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A petition has been filed in the Madras High Court, by Chennai Aquarium Development and Traders Association, challenging the Constitutionality of the recently notified Prevention of Cruelty to Animals (Aquarium and Fish Tank Animals Shop) Rules, 2017 (Rules).
The matter was admitted today by the First Bench comprising of Chief Justice Indira Banerjee and Justice M Sunder.
The petitioners have contended that, the Rules were drafted despite absence of legislative competency to do so. Whereas the Prevention of Cruelty to Animals Act provides for rule-making powers in furtherance of carrying out its primary mandate against animal cruelty, the impugned rules made under it only interfere with the trade of the petitioner, which is not within the purview of the parent Act. It was argued that there is no cruelty involved in the display of ornamental fish in aquariums. The impugned rules thereby infringe upon the Petitioners’ fundamental rights under Articles 19 and 21 of the Constitution.
The petitioners have alleged that the Rules are unscientific, impractical and unworkable, given the current realities.
It has been submitted that fish constitute a separate scientific class distinguishable from animals and birds. Therefore, it is unscientific to treat them on par with other animals in regard to rules relating to confining/caging/transport/breeding/feeding them etc.
The vague definition of the term “aquarium” in the rules also brings private offices, homes etc. within the purview of the Act. If the rigorous licensing and registration requirements are made applicable to such entities as well, the aquarium industry is likely to suffer, the petitioner has submitted.
The introduction of concepts such as total fish length and fish tank scale index to regulate the size of fish containers is impractical, particularly given that fish have to be stored in various transition points before they reach the end user.
Provisions mandating that the source of fish displayed be identified and that the physical, genetic and behavioural characteristics of the fish be monitored, have also been challenged as impossible, given the prevailing realities.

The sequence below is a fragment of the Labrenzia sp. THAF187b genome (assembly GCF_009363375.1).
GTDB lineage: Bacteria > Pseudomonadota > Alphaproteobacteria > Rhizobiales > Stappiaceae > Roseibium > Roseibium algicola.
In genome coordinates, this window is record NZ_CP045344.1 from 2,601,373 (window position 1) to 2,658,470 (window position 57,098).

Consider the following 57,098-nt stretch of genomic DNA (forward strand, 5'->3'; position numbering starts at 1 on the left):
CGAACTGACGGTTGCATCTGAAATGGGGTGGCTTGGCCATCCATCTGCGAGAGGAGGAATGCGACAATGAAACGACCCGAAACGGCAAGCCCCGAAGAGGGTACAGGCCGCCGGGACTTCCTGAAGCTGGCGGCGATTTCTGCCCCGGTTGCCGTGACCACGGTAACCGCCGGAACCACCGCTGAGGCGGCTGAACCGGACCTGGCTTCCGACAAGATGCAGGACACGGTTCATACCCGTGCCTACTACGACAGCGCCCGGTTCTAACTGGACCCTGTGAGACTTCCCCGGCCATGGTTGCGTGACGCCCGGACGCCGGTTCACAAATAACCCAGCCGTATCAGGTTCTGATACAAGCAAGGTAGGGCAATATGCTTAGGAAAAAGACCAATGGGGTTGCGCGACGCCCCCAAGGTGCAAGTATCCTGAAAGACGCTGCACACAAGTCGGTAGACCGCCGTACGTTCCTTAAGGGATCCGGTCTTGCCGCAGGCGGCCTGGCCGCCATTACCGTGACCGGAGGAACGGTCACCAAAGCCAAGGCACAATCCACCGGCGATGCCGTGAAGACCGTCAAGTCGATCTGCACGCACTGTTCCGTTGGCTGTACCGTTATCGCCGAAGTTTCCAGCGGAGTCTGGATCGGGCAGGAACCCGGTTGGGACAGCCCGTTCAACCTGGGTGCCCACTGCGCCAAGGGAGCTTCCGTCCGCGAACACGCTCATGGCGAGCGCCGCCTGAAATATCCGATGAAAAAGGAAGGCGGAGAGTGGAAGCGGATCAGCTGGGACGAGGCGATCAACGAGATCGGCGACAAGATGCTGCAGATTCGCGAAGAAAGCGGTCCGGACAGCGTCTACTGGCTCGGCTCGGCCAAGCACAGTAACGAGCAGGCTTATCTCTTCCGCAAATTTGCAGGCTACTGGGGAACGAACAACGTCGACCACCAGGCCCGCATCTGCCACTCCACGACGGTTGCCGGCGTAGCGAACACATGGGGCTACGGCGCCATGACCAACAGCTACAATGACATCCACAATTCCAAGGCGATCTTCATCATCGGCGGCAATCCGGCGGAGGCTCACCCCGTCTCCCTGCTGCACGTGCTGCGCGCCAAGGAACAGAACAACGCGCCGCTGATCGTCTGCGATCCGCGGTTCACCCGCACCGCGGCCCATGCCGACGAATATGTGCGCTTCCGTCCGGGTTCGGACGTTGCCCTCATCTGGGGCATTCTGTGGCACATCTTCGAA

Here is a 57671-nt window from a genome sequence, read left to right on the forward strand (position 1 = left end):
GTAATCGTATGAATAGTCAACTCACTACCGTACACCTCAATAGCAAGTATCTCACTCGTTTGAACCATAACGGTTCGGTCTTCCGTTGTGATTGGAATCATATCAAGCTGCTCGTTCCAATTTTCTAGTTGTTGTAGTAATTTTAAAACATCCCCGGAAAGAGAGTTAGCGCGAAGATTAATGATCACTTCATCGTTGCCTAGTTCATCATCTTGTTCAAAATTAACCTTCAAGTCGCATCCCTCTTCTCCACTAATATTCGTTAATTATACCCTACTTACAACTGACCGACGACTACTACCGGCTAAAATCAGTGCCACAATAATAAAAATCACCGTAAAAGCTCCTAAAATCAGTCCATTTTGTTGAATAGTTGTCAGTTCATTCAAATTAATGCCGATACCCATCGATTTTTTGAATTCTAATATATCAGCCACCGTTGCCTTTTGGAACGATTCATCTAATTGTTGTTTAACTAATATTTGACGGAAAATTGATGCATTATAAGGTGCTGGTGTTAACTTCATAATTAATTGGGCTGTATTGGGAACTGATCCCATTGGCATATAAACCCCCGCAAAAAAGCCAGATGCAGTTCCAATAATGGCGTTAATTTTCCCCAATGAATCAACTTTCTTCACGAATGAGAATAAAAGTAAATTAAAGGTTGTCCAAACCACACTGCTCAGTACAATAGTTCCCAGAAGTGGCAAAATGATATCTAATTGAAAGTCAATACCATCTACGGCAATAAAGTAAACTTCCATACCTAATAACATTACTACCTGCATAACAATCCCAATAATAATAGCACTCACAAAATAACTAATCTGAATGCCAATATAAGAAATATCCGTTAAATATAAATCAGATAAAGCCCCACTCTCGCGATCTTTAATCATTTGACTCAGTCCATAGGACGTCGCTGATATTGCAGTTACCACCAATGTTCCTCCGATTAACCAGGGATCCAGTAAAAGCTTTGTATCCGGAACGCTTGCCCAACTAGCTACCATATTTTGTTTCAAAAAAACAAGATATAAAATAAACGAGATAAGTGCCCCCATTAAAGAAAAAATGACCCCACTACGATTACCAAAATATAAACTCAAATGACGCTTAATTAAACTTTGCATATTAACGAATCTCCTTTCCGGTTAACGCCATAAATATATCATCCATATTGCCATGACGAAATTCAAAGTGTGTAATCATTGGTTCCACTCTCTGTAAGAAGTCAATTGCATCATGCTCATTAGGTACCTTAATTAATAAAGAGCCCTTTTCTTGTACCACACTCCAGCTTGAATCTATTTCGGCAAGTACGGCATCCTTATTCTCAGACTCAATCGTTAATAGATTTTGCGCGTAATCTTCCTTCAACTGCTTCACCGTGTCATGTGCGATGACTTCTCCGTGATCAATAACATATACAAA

In this context, it has been submitted that the powers vested in the Animal Welfare Board of India with respect to licensing, certification, registration and inspection amounts to unnecessary harassment and intervention in the trade of the petitioner organisation.
The petitioner has also referred to the letters submitted by the Central Institute of Fisheries Technology (CMFRI) and the Ministry of Agriculture and Animal Welfare pointing out the defects of the impugned rules and requesting that the same be withdrawn and reconsidered.
The petitioner has further contended that the impugned Rules were framed without consulting the State government and other stakeholders. As per the information received by the petitioners under the RTI Act, the Rules are yet to be laid down before the Parliament. However, it is expected to be implemented with effect from August 23, 2017.
On these grounds, the petitioner has prayed that the Court declare the impugned rules as arbitrary, unreasonable and unconstitutional.
On hearing the initial submissions, the court today posed a preliminary question as to whether there is a difference between the concepts of aquarium and fish tank, given that they have been distinctly referred to in the Rules. If that is the case, it would imply that households and private offices would not fall within the purview of the licensing, registration and other allied requirements within the rules. In other words, the rigour of regulation would only apply to commercial aquarium shops and the like.
The Court proceeded to issue notice to the Centre. The matter is will now come up for hearing on August 22.
Read copy of Affidavit filed on behalf of the Petitioner below.